Published in 1998. Chinese farm households have been at the centre of the rural reform process since the introduction of the Household Responsibility System in the late 1970's. There can be little doubt that, for decades to come, they will continue to be a focus of interest both in academic and political circles. This is particularly true in relation to their role of grain sector, when we consider the prominent position of grain in China's political economy. There is also intense global interest in the impact of the reform process on the country's future grain self-sufficiency and trade.
This book is ambitious in both its scope and remit. Its primary focus is the behaviour of the marketable surplus element of farm households' grain supply since the beginning of the reform period.
The early chapters provide very valuable insights into the nature of the rural reform process; it then looks at the impact of the reforms on the structure of rural economy in general and farm households in particular. This part of the book is rich in statistics on the reform period.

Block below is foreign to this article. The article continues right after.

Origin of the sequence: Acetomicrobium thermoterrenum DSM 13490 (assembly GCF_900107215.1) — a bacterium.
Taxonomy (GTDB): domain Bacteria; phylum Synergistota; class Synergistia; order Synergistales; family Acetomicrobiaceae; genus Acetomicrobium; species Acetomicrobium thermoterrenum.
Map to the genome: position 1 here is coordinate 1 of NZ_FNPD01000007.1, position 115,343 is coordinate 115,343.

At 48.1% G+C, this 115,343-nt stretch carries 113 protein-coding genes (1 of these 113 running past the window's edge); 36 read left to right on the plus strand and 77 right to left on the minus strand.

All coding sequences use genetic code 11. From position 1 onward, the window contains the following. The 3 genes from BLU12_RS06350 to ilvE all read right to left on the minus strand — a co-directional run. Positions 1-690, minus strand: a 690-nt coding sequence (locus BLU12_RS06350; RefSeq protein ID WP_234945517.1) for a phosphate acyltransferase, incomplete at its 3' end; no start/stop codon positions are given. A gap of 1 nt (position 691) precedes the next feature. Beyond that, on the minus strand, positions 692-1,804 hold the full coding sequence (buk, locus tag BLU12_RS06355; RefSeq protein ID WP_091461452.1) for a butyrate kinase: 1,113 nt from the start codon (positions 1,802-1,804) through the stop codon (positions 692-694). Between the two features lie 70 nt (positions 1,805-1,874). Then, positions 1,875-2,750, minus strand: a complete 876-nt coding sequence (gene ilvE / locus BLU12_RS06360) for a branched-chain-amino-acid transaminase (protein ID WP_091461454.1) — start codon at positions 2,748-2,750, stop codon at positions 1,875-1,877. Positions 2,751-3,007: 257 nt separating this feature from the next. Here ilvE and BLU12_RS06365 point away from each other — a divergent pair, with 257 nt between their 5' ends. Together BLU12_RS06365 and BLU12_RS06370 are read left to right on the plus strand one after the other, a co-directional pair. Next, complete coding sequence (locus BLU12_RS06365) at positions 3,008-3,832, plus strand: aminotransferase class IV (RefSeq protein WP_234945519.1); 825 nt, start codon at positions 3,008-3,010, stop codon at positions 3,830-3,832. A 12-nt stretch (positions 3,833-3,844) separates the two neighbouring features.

In the analytical section the emphasis is on the difficult area of household modelling, covering both theoretical and empirical aspects. Despite the data limitations, which the authors acknowledge, these chapters provide very valuable analyses of the grain price changes. In particular, their use of models which capture the interdependencies between grain marketable surplus supply is a genuine contribution.
This book should be read by anyone with an interest in the rural reform process in China and will be of particular relevance to students, scholars and the policy community.